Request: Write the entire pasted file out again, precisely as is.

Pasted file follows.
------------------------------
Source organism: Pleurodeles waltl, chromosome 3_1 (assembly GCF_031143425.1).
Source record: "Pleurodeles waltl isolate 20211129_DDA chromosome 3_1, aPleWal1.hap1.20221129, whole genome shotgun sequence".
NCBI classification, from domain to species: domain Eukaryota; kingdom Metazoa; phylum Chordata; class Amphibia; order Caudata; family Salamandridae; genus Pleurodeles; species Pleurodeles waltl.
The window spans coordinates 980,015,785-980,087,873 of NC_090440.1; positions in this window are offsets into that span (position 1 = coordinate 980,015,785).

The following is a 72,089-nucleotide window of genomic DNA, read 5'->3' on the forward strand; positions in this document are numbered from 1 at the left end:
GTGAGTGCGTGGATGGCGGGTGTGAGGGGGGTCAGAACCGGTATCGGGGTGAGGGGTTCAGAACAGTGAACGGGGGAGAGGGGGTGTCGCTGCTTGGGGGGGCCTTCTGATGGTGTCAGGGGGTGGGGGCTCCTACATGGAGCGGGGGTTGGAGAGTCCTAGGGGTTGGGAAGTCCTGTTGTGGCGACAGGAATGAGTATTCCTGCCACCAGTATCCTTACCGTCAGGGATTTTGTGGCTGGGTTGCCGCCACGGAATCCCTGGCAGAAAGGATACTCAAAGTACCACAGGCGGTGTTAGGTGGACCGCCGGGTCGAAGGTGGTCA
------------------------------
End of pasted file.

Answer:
Source organism: Pleurodeles waltl, chromosome 3_1 (assembly GCF_031143425.1).
Source record: "Pleurodeles waltl isolate 20211129_DDA chromosome 3_1, aPleWal1.hap1.20221129, whole genome shotgun sequence".
NCBI classification, from domain to species: domain Eukaryota; kingdom Metazoa; phylum Chordata; class Amphibia; order Caudata; family Salamandridae; genus Pleurodeles; species Pleurodeles waltl.
The window spans coordinates 980,015,785-980,087,873 of NC_090440.1; positions in this window are offsets into that span (position 1 = coordinate 980,015,785).

The following is a 72,089-nucleotide window of genomic DNA, read 5'->3' on the forward strand; positions in this document are numbered from 1 at the left end:
GTGAGTGCGTGGATGGCGGGTGTGAGGGGGGTCAGAACCGGTATCGGGGTGAGGGGTTCAGAACAGTGAACGGGGGAGAGGGGGTGTCGCTGCTTGGGGGGGCCTTCTGATGGTGTCAGGGGGTGGGGGCTCCTACATGGAGCGGGGGTTGGAGAGTCCTAGGGGTTGGGAAGTCCTGTTGTGGCGACAGGAATGAGTATTCCTGCCACCAGTATCCTTACCGTCAGGGATTTTGTGGCTGGGTTGCCGCCACGGAATCCCTGGCAGAAAGGATACTCAAAGTACCACAGGCGGTGTTAGGTGGACCGCCGGGTCGAAGGTGGTCA